I was lucky enough that night to have the protection of the likes of Martin Dunne and another Courtwood stalwart PJ Kelly. I was playing corner back, Martin was fullback and PJ was in goals.
As a young lad I was a target and sure enough I got a fair belt and ended up on the ground – and all I heard was ‘stay down Fergal we will take care of this’ and the rest is history!
Who were the main influences on your career?
My Dad first and foremost as he kicked ball with me at home from an early age. Joe Hickey in Rath school made sure we always kicked football and carted us around the county to games.
Secondary school was Gay McManus, the former Galway footballer, and Stephen Gibbons from Athy.
But probably the men that shaped me most were the ones who coached us a Juvenile level with St Paul’s. Once again Martin Dunne features here as he was involved with coaching me during some of our successes at underage and then it was two Emo men who actually gave me my break at intercounty – firstly Paddy Brophy, Lord have mercy on him, he brought me on to the Laois U-21 panel and team at 16 before I had even played minor for Laois.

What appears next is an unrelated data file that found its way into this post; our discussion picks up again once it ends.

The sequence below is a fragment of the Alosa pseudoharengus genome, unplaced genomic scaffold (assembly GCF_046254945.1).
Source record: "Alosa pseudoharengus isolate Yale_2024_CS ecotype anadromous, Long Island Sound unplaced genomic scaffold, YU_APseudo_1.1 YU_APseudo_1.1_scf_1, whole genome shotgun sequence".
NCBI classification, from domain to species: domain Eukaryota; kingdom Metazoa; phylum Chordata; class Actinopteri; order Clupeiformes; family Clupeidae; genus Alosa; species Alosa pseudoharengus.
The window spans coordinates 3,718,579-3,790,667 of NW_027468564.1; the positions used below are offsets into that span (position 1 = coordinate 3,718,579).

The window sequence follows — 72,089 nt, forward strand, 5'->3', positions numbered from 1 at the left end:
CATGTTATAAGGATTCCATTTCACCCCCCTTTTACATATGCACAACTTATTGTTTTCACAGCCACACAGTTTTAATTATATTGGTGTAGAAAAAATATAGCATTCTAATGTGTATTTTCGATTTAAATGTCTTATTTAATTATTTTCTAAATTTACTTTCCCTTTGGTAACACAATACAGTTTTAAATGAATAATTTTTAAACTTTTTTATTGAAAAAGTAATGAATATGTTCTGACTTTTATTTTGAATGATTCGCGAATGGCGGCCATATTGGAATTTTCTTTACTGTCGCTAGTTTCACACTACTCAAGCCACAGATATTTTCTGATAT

And the other man was Gabriel Lawlor who then gave me my start at minor level and both men were involved with me during any success I had at underage level at that time.
What players did you look up to growing up?
Although I played my fair share of football out the field at underage level, I suppose it was inevitable that I would end up playing in goals and then no surprise that the two men I looked up to most in my early years were Martin Conroy from Laois and John O’Leary from Dublin.
Did you play other sports growing up?
The only other sport I played growing up was soccer and that was with Ballybrittas United and I continued to play with them from my teenage years up to adulthood.